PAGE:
• Safety Risks: Poorly maintained assets can pose a significant safety risk within the workplace. This is particularly true for assets like plants, heavy machinery, or vehicles, which could malfunction resulting in injury to personnel, workers’ compensation claims, lawsuits, or fines from regulatory bodies.
  • Compliance Issues: In many industries, regular asset maintenance is a legal requirement. Failing to maintain assets can lead to non-compliance with regulations, which can result in fines, penalties, and possible legal action. It can also lead to the withdrawal of necessary operating licenses and certifications, impairing a company’s ability to operate and do business.
  • Higher Repair Costs: When small issues aren’t addressed through regular maintenance, they can escalate into bigger problems. The cost of repairing or replacing major components of plant, equipment and other assets can be much higher than the cost of routine maintenance. In addition, the need for emergency repairs often results in higher costs due to the need for expedited parts or services.
  • Lower Asset Value: Assets that aren’t maintained properly lose their value more quickly. If a business needs to sell an asset or use it as collateral for a loan, its poor condition can result in a lower valuation. This can limit a business’s financial options and flexibility in the future.
  • Loss of Warranty: Many manufacturers’ warranties require regular maintenance to remain valid. If a business fails to maintain an asset, it could lose its warranty coverage, meaning it would have to bear the full cost of any repairs or replacements.

Regular asset maintenance requires an upfront investment in terms of time and money; however, the cost of not maintaining assets can be much higher.  Poor or non-existent maintenance can lead to reduced asset lifespan, increased downtime, decreased efficiency, safety risks, compliance issues, increased repair costs, lower asset value, and loss of warranty coverage. To avoid these problems, businesses have to develop and adhere to a regular schedule of preventive maintenance for all assets.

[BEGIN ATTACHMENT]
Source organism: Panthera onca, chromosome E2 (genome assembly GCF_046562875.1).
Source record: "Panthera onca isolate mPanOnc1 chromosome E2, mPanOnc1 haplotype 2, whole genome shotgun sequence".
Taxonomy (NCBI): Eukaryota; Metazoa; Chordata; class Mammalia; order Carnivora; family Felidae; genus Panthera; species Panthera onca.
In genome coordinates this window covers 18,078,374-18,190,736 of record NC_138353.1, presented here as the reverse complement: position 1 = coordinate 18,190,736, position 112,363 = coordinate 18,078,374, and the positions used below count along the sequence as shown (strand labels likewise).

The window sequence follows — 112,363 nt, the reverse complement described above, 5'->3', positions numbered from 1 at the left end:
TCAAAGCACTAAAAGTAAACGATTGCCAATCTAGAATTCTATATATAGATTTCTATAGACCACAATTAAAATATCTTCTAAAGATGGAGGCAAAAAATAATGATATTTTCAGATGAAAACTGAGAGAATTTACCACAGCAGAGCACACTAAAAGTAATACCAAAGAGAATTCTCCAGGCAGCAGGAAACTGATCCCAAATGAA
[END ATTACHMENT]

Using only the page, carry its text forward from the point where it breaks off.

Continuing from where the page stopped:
Purpose and Benefits of Asset Maintenance

The goal of asset maintenance is multi-pronged. It aims to:

  • Minimise downtime
  • Prolong asset integrity
  • Reduce asset repair or replacement expenditures
  • Ensure workplace safety

Asset maintenance, while demanding a commitment of time and resources, offers a suite of benefits in the form of:

  • Increased Efficiency: Regularly maintained assets function at their peak, optimising productivity and decreasing overall operational costs. For example, a well-serviced excavator would use less energy and extract more resources per hour than its poorly maintained counterpart.
  • Extended Lifespan: Routine maintenance can prolong the useful life of assets, meaning companies can defer the high costs associated with asset replacement. A mining haul pack, for example, can serve many more years if its engine is regularly checked and serviced.
  • Safety: Maintenance processes often involve workplace safety inspections and audits, reducing the likelihood of accidents. Regular inspection of safety equipment like harnesses or life-saving appliances is an absolute necessity in high-risk industries like mining.
  • Cost Savings: By predicting and preventing potential equipment failures, companies can avoid the high costs of urgent or unplanned repairs. Regular maintenance checks allow for early identification of issues, reducing repair costs and preventing the ripple effect of operational downtime.
  • Reliability and Uptime: Well-maintained assets are less likely to fail. Consistent asset maintenance reduces the likelihood of unscheduled breakdowns, leading to more predictable and reliable operations.
  • Regulatory Compliance: Regular maintenance ensures that assets comply with regulatory standards, thus avoiding fines or shutdowns. In the mining industry, there are stringent standards for machinery operation and safety.